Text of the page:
Opera has become the first major browser to include a built in virtual private network (VPN)—a tool that lets people route their web-surfing via an encrypted, remote connection, in order to protect themselves.
The Norwegian browser-maker Opera Software
started testing the feature back in April, in the developer version of Opera. Now it’s ready for consumers, in version 40 of the venerable desktop browser.
“If people knew how the internet truly works, I believe they all would use a VPN,” said Opera’s desktop browser chief, Krystian Kolondra. “By making our browser VPN free and easy to use, we hope to make it an essential tool, just as the lock and key is to your house.”
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VPNs go further than the private browsing modes you’ll find in most browsers.
Instead of just maintaining privacy from other users of the computer, these mechanisms are useful for maintaining privacy from the Internet service provider or anyone who might be tapping the line—certainly, anyone surfing over a public or commercial Wi-Fi hotspot should be using a VPN while doing so.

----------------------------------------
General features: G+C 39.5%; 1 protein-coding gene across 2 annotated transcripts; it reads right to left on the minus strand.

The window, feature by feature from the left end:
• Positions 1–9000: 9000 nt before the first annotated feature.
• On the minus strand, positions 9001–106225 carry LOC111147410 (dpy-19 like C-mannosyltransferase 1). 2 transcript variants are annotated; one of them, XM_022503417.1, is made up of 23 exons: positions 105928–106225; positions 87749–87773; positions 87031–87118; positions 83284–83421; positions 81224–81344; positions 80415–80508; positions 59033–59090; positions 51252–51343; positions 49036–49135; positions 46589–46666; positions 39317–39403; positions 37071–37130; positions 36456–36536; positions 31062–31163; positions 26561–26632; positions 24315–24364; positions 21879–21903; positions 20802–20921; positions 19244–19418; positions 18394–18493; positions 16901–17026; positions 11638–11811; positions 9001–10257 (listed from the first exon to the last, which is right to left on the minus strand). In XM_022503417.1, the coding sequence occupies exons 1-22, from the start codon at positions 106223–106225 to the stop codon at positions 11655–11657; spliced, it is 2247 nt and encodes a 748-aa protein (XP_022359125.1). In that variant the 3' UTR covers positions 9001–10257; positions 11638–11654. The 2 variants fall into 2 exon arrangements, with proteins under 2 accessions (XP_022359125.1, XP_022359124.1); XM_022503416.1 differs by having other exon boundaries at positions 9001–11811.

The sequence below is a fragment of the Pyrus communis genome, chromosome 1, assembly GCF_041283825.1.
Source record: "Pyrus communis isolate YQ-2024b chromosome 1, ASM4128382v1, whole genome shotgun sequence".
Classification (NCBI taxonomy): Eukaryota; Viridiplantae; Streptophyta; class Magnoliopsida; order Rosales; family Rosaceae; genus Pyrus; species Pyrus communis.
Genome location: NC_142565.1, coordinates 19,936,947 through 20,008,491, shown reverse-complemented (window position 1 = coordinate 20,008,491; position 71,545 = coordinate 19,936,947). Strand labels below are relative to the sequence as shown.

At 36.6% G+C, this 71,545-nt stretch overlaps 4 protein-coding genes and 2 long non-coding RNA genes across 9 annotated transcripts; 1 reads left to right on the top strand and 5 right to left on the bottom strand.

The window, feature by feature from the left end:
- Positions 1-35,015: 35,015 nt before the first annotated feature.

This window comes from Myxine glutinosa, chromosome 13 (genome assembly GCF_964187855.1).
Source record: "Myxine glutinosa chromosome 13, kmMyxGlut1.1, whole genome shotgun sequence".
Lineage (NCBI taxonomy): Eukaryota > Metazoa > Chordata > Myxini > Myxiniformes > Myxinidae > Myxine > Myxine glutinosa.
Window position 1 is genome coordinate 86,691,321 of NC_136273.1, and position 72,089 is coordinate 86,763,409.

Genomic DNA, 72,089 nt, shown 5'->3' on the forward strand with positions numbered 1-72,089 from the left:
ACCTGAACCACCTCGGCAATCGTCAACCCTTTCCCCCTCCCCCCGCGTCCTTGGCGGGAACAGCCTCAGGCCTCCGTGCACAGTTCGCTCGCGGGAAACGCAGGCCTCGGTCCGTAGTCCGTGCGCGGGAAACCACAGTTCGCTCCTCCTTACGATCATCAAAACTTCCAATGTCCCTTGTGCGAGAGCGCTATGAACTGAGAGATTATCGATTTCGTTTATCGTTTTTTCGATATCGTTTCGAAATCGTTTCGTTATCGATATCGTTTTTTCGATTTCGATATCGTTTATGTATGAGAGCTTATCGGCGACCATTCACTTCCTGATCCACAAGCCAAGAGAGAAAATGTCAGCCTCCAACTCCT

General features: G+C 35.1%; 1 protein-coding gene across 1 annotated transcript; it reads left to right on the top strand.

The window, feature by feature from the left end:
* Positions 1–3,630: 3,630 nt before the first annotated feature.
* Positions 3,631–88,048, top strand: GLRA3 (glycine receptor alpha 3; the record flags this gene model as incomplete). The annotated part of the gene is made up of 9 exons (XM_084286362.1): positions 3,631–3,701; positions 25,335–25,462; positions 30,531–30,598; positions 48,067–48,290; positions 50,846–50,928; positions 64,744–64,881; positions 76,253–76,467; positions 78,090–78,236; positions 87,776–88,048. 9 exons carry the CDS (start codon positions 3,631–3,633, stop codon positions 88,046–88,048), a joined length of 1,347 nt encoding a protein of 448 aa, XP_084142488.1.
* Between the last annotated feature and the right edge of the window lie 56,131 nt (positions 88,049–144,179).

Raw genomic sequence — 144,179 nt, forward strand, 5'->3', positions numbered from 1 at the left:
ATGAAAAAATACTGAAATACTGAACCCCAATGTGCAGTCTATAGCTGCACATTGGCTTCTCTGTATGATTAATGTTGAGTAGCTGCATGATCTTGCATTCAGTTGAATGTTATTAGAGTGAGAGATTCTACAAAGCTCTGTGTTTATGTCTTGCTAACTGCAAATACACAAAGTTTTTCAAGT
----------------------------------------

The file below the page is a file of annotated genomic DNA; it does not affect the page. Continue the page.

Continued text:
Opera’s VPN feature is powered by one of the company’s subsidiaries, SurfEasy, which promises not to store any details of the user’s surfing history.
SurfEasy normally costs between $6.49 and $11.99 a month (depending on how many months you sign up for), so what’s the difference between that and this free implementation?
The in-browser version of the technology only works there—in the browser. Full-fat SurfEasy re-routes all the user’s traffic from their computer. Also, the Opera VPN only re-routes traffic through five locations, in the U.S., Canada, Germany, the Netherlands and Singapore, whereas SurfEasy offers many more.
For more on privacy, watch our video.
“At the first launch now, we offer five locations based on our history and knowhow,” an Opera spokesman told Fortune on Tuesday. “We will consider adding more.”
Opera is on a major drive to tempt across users of other browsers with its privacy and speed-enhancing features. Apart from its baked-in VPN, it has also introduced ad-blocking across its various browsers.
However, the company is not immune to privacy scares. Last month, it had to tell users of its cross-device browsing-data synchronization feature that their credentials may have been compromised in a data breach.